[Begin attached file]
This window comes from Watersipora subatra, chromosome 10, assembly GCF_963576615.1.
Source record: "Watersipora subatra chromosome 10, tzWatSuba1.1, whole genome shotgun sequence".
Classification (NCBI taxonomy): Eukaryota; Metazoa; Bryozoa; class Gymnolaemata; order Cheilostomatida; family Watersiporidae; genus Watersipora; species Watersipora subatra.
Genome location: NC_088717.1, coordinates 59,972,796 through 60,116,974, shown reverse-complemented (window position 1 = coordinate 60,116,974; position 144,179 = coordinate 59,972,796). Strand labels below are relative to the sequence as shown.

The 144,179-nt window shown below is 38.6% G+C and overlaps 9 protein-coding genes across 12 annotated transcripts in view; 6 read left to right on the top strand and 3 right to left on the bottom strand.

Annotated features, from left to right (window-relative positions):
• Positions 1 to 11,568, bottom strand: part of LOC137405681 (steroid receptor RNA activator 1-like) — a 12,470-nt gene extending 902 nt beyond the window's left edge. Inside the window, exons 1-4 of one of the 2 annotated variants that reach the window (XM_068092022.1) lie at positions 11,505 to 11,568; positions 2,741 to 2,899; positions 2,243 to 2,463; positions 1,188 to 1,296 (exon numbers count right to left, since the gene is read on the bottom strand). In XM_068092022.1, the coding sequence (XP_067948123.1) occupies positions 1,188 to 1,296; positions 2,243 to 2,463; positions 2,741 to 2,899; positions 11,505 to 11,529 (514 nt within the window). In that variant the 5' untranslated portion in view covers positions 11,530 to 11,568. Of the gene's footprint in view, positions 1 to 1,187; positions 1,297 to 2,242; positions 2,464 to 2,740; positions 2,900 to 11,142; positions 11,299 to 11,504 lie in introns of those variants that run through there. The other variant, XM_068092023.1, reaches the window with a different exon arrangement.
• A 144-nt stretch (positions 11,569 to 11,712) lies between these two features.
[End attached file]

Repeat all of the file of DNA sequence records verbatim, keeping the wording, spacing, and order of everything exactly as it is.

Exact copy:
This window comes from Watersipora subatra, chromosome 10, assembly GCF_963576615.1.
Source record: "Watersipora subatra chromosome 10, tzWatSuba1.1, whole genome shotgun sequence".
Classification (NCBI taxonomy): Eukaryota; Metazoa; Bryozoa; class Gymnolaemata; order Cheilostomatida; family Watersiporidae; genus Watersipora; species Watersipora subatra.
Genome location: NC_088717.1, coordinates 59,972,796 through 60,116,974, shown reverse-complemented (window position 1 = coordinate 60,116,974; position 144,179 = coordinate 59,972,796). Strand labels below are relative to the sequence as shown.

The 144,179-nt window shown below is 38.6% G+C and overlaps 9 protein-coding genes across 12 annotated transcripts in view; 6 read left to right on the top strand and 3 right to left on the bottom strand.

Annotated features, from left to right (window-relative positions):
• Positions 1 to 11,568, bottom strand: part of LOC137405681 (steroid receptor RNA activator 1-like) — a 12,470-nt gene extending 902 nt beyond the window's left edge. Inside the window, exons 1-4 of one of the 2 annotated variants that reach the window (XM_068092022.1) lie at positions 11,505 to 11,568; positions 2,741 to 2,899; positions 2,243 to 2,463; positions 1,188 to 1,296 (exon numbers count right to left, since the gene is read on the bottom strand). In XM_068092022.1, the coding sequence (XP_067948123.1) occupies positions 1,188 to 1,296; positions 2,243 to 2,463; positions 2,741 to 2,899; positions 11,505 to 11,529 (514 nt within the window). In that variant the 5' untranslated portion in view covers positions 11,530 to 11,568. Of the gene's footprint in view, positions 1 to 1,187; positions 1,297 to 2,242; positions 2,464 to 2,740; positions 2,900 to 11,142; positions 11,299 to 11,504 lie in introns of those variants that run through there. The other variant, XM_068092023.1, reaches the window with a different exon arrangement.
• A 144-nt stretch (positions 11,569 to 11,712) lies between these two features.